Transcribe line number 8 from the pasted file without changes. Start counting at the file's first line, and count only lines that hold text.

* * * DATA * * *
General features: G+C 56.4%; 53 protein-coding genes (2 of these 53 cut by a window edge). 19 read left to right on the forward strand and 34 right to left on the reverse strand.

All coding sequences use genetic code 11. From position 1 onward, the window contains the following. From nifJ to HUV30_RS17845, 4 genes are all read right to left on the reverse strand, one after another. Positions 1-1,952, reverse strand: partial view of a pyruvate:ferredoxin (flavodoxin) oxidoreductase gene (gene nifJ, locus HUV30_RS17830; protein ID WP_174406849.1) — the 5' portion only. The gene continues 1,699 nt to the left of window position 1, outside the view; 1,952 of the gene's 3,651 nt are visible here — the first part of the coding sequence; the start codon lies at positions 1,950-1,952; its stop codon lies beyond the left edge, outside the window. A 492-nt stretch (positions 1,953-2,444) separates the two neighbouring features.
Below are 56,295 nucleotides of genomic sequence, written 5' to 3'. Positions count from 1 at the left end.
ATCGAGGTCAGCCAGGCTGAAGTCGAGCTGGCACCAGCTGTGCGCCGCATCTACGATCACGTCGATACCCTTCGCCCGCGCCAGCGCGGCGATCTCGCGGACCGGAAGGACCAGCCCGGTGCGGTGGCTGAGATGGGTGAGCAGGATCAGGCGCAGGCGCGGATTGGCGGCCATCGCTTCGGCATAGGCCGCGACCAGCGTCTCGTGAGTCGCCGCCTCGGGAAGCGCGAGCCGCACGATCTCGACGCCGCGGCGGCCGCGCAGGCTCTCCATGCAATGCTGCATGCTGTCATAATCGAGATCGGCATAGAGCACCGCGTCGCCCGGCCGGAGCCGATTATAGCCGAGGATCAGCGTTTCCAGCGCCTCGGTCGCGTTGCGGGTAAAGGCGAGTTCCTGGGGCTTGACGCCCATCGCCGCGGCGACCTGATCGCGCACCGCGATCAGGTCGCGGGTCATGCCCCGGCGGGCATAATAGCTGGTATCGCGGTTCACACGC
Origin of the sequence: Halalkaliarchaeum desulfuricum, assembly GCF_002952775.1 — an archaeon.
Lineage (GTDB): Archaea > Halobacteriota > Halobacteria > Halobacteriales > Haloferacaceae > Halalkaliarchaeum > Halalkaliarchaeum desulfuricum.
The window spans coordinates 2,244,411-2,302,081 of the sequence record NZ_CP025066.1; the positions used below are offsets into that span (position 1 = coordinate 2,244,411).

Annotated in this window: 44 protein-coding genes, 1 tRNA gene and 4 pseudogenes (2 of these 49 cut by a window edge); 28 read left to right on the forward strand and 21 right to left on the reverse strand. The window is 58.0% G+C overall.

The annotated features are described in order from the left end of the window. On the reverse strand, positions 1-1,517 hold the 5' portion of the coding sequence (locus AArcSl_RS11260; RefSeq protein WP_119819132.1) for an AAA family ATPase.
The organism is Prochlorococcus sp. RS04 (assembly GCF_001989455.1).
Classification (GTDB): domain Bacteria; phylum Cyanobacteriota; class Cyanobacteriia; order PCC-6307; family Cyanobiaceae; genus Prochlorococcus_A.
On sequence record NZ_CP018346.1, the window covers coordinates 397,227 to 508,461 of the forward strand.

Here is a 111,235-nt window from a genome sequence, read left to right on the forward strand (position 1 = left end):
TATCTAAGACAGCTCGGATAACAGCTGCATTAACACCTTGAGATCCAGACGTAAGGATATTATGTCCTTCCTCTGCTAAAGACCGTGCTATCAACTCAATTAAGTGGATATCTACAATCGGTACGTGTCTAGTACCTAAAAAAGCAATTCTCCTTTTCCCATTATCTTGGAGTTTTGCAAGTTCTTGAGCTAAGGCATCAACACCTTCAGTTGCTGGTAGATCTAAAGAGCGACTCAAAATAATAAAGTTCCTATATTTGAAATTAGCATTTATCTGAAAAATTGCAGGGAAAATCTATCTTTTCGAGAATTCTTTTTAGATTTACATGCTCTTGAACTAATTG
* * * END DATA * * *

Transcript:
Annotated in this window: 44 protein-coding genes, 1 tRNA gene and 4 pseudogenes (2 of these 49 cut by a window edge); 28 read left to right on the forward strand and 21 right to left on the reverse strand. The window is 58.0% G+C overall.